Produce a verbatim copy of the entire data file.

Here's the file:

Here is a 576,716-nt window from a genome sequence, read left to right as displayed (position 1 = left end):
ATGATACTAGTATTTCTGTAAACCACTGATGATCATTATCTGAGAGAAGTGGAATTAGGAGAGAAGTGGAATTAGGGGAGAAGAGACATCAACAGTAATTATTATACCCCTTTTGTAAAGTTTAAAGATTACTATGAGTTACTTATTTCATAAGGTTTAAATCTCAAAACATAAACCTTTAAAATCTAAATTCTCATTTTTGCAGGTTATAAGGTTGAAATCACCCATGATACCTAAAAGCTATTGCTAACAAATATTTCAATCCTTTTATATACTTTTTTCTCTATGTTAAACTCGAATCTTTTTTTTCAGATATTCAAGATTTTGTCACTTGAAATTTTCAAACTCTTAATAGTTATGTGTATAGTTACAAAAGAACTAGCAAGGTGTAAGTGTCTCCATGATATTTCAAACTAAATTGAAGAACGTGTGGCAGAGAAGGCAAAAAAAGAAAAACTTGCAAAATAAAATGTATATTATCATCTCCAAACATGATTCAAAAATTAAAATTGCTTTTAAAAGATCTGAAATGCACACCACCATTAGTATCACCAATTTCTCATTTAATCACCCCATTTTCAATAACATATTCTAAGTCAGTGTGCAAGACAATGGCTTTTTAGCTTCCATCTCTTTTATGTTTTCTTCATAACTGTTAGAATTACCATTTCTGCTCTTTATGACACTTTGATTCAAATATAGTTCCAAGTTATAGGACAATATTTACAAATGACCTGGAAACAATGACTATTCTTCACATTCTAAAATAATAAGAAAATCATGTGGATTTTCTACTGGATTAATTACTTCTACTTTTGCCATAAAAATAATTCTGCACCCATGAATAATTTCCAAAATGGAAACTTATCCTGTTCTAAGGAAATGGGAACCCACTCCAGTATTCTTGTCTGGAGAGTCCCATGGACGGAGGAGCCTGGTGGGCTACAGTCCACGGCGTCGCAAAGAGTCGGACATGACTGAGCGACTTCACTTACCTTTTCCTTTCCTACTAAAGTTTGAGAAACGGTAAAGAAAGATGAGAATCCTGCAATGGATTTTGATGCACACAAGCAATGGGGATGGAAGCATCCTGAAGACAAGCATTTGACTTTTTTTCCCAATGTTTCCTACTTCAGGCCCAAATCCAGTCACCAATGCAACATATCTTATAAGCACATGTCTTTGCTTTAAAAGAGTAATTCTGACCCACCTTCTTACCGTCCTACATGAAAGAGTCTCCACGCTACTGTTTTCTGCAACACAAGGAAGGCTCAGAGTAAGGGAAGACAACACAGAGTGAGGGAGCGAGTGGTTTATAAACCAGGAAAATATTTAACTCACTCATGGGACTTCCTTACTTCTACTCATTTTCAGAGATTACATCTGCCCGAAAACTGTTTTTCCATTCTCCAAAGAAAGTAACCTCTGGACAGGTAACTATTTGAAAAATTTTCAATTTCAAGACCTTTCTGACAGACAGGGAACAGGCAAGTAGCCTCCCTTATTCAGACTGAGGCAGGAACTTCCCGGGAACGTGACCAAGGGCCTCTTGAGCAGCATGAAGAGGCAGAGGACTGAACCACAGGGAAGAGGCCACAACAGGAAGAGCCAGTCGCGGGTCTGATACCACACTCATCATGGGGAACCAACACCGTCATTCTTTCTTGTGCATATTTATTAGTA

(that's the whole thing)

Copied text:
Here is a 576,716-nt window from a genome sequence, read left to right as displayed (position 1 = left end):
ATGATACTAGTATTTCTGTAAACCACTGATGATCATTATCTGAGAGAAGTGGAATTAGGAGAGAAGTGGAATTAGGGGAGAAGAGACATCAACAGTAATTATTATACCCCTTTTGTAAAGTTTAAAGATTACTATGAGTTACTTATTTCATAAGGTTTAAATCTCAAAACATAAACCTTTAAAATCTAAATTCTCATTTTTGCAGGTTATAAGGTTGAAATCACCCATGATACCTAAAAGCTATTGCTAACAAATATTTCAATCCTTTTATATACTTTTTTCTCTATGTTAAACTCGAATCTTTTTTTTCAGATATTCAAGATTTTGTCACTTGAAATTTTCAAACTCTTAATAGTTATGTGTATAGTTACAAAAGAACTAGCAAGGTGTAAGTGTCTCCATGATATTTCAAACTAAATTGAAGAACGTGTGGCAGAGAAGGCAAAAAAAGAAAAACTTGCAAAATAAAATGTATATTATCATCTCCAAACATGATTCAAAAATTAAAATTGCTTTTAAAAGATCTGAAATGCACACCACCATTAGTATCACCAATTTCTCATTTAATCACCCCATTTTCAATAACATATTCTAAGTCAGTGTGCAAGACAATGGCTTTTTAGCTTCCATCTCTTTTATGTTTTCTTCATAACTGTTAGAATTACCATTTCTGCTCTTTATGACACTTTGATTCAAATATAGTTCCAAGTTATAGGACAATATTTACAAATGACCTGGAAACAATGACTATTCTTCACATTCTAAAATAATAAGAAAATCATGTGGATTTTCTACTGGATTAATTACTTCTACTTTTGCCATAAAAATAATTCTGCACCCATGAATAATTTCCAAAATGGAAACTTATCCTGTTCTAAGGAAATGGGAACCCACTCCAGTATTCTTGTCTGGAGAGTCCCATGGACGGAGGAGCCTGGTGGGCTACAGTCCACGGCGTCGCAAAGAGTCGGACATGACTGAGCGACTTCACTTACCTTTTCCTTTCCTACTAAAGTTTGAGAAACGGTAAAGAAAGATGAGAATCCTGCAATGGATTTTGATGCACACAAGCAATGGGGATGGAAGCATCCTGAAGACAAGCATTTGACTTTTTTTCCCAATGTTTCCTACTTCAGGCCCAAATCCAGTCACCAATGCAACATATCTTATAAGCACATGTCTTTGCTTTAAAAGAGTAATTCTGACCCACCTTCTTACCGTCCTACATGAAAGAGTCTCCACGCTACTGTTTTCTGCAACACAAGGAAGGCTCAGAGTAAGGGAAGACAACACAGAGTGAGGGAGCGAGTGGTTTATAAACCAGGAAAATATTTAACTCACTCATGGGACTTCCTTACTTCTACTCATTTTCAGAGATTACATCTGCCCGAAAACTGTTTTTCCATTCTCCAAAGAAAGTAACCTCTGGACAGGTAACTATTTGAAAAATTTTCAATTTCAAGACCTTTCTGACAGACAGGGAACAGGCAAGTAGCCTCCCTTATTCAGACTGAGGCAGGAACTTCCCGGGAACGTGACCAAGGGCCTCTTGAGCAGCATGAAGAGGCAGAGGACTGAACCACAGGGAAGAGGCCACAACAGGAAGAGCCAGTCGCGGGTCTGATACCACACTCATCATGGGGAACCAACACCGTCATTCTTTCTTGTGCATATTTATTAGTA